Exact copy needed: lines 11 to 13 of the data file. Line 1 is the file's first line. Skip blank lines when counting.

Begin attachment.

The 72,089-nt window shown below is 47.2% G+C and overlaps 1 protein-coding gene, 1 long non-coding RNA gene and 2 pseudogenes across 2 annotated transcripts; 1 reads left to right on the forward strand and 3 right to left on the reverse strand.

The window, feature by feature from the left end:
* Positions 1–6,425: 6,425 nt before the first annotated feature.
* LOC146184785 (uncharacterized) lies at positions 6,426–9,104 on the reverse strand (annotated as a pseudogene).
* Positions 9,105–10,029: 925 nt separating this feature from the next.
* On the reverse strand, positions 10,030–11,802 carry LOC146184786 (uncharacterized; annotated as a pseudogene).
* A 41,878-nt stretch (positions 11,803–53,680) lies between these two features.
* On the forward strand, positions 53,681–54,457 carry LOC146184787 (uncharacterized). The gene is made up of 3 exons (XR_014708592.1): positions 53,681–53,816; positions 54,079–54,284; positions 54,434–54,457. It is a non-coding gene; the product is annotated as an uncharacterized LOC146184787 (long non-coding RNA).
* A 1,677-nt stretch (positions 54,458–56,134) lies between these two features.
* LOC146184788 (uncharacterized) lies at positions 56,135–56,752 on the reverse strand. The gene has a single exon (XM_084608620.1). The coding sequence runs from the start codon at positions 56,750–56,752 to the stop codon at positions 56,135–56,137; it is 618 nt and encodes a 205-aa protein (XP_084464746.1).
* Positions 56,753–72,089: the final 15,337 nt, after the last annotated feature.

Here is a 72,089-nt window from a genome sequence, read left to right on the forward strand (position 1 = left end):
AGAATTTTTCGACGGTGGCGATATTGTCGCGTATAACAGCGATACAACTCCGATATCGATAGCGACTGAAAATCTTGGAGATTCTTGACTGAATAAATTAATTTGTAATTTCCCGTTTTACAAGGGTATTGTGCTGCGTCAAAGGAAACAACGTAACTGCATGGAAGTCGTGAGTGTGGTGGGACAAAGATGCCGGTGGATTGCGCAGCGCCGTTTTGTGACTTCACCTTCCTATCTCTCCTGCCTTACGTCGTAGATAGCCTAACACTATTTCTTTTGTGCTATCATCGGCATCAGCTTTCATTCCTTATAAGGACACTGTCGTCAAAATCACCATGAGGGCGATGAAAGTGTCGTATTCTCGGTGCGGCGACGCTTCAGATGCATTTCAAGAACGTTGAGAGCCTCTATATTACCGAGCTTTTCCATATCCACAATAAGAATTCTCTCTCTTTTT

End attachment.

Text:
* Positions 56,753–72,089: the final 15,337 nt, after the last annotated feature.

Here is a 72,089-nt window from a genome sequence, read left to right on the forward strand (position 1 = left end):
AGAATTTTTCGACGGTGGCGATATTGTCGCGTATAACAGCGATACAACTCCGATATCGATAGCGACTGAAAATCTTGGAGATTCTTGACTGAATAAATTAATTTGTAATTTCCCGTTTTACAAGGGTATTGTGCTGCGTCAAAGGAAACAACGTAACTGCATGGAAGTCGTGAGTGTGGTGGGACAAAGATGCCGGTGGATTGCGCAGCGCCGTTTTGTGACTTCACCTTCCTATCTCTCCTGCCTTACGTCGTAGATAGCCTAACACTATTTCTTTTGTGCTATCATCGGCATCAGCTTTCATTCCTTATAAGGACACTGTCGTCAAAATCACCATGAGGGCGATGAAAGTGTCGTATTCTCGGTGCGGCGACGCTTCAGATGCATTTCAAGAACGTTGAGAGCCTCTATATTACCGAGCTTTTCCATATCCACAATAAGAATTCTCTCTCTTTTT